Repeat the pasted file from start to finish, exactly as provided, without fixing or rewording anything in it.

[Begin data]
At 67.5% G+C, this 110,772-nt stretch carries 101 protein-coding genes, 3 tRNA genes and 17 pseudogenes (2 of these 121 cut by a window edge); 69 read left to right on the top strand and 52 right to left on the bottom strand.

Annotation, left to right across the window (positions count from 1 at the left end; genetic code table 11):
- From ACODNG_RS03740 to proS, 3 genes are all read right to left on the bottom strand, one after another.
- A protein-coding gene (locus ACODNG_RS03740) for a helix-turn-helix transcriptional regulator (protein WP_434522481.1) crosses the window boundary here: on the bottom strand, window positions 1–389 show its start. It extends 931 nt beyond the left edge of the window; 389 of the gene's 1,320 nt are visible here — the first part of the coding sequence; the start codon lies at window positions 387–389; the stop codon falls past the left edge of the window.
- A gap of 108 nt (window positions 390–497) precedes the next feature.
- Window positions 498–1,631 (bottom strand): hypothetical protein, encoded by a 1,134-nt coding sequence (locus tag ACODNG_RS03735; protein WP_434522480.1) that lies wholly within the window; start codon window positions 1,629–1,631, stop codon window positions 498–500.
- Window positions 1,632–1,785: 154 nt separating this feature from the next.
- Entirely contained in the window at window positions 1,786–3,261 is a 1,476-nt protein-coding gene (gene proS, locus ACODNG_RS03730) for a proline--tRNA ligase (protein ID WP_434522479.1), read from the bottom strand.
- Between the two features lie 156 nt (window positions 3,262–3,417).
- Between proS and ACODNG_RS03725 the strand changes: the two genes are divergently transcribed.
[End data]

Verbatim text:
At 67.5% G+C, this 110,772-nt stretch carries 101 protein-coding genes, 3 tRNA genes and 17 pseudogenes (2 of these 121 cut by a window edge); 69 read left to right on the top strand and 52 right to left on the bottom strand.

Annotation, left to right across the window (positions count from 1 at the left end; genetic code table 11):
- From ACODNG_RS03740 to proS, 3 genes are all read right to left on the bottom strand, one after another.
- A protein-coding gene (locus ACODNG_RS03740) for a helix-turn-helix transcriptional regulator (protein WP_434522481.1) crosses the window boundary here: on the bottom strand, window positions 1–389 show its start. It extends 931 nt beyond the left edge of the window; 389 of the gene's 1,320 nt are visible here — the first part of the coding sequence; the start codon lies at window positions 387–389; the stop codon falls past the left edge of the window.
- A gap of 108 nt (window positions 390–497) precedes the next feature.
- Window positions 498–1,631 (bottom strand): hypothetical protein, encoded by a 1,134-nt coding sequence (locus tag ACODNG_RS03735; protein WP_434522480.1) that lies wholly within the window; start codon window positions 1,629–1,631, stop codon window positions 498–500.
- Window positions 1,632–1,785: 154 nt separating this feature from the next.
- Entirely contained in the window at window positions 1,786–3,261 is a 1,476-nt protein-coding gene (gene proS, locus ACODNG_RS03730) for a proline--tRNA ligase (protein ID WP_434522479.1), read from the bottom strand.
- Between the two features lie 156 nt (window positions 3,262–3,417).
- Between proS and ACODNG_RS03725 the strand changes: the two genes are divergently transcribed.